If you have a construction project you need done, you may be wondering how to choose a contractor. You may have already gotten a few estimates but are having trouble making a choice.
You should know that not all estimates are created equal. Understanding the different types of estimates could help you make your decision.
Different types of estimates
You should expect to receive a reasonably accurate estimate from each contractor, but they may not all be the same. Below are some of the estimates you may receive:
- A preliminary estimate will most likely be the weakest you will receive. It provides only a general estimate based on limited observations.
- An estimate based on square footage provides more accuracy since it is based on standards in the construction industry. It may not provide the level of detail you need in order to make a choice since it is generally the “one-size-fits-all” kind of estimate.
- The next level of estimates involves breaking the project down into its components and giving cost estimates for each of them. Called an assembly estimate, this gives more detail than the two above.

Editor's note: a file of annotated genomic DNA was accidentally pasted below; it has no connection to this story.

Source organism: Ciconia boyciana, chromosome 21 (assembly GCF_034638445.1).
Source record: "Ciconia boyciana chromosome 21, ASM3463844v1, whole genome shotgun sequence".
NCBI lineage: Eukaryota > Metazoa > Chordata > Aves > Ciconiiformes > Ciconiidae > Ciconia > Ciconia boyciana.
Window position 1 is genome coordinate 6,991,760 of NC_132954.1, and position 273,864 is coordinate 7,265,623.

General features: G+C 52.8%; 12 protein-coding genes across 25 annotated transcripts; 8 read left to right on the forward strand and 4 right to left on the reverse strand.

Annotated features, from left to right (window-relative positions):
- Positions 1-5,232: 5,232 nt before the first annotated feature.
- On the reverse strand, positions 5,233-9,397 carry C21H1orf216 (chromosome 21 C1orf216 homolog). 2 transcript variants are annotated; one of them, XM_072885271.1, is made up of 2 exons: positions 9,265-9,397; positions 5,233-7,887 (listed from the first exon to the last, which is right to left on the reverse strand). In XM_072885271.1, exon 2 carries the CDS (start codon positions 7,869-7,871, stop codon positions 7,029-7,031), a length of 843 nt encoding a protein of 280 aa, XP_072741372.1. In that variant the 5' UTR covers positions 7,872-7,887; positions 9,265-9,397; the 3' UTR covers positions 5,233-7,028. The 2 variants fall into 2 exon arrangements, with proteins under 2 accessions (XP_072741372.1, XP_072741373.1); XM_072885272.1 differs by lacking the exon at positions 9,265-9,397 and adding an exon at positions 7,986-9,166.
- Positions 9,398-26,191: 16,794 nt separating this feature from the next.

- You will get the most accuracy and detail from a final estimate, but it takes time to compile. You may not receive this particular type of estimate until you make some commitment to a contractor.
One thing you can generally rely on is that a construction contractor will do the best it can to provide you with as accurate an estimate as possible since it would make them look incompetent to give you something that will vary too widely in either direction. Whether you receive a more detailed estimate or just a ballpark figure could also tell you something about the level of seriousness you are receiving from a particular contractor, which could also help you in making your decision.
What happens after you make a choice?
You do not have to simply sign the contract that the contractor provides you. After a thorough review of the document, you may find that you want to negotiate some of the provisions. You have the right to protect yourself and your interests, and one way to increase the odds of doing so is to consult with an attorney experienced North Carolina construction law.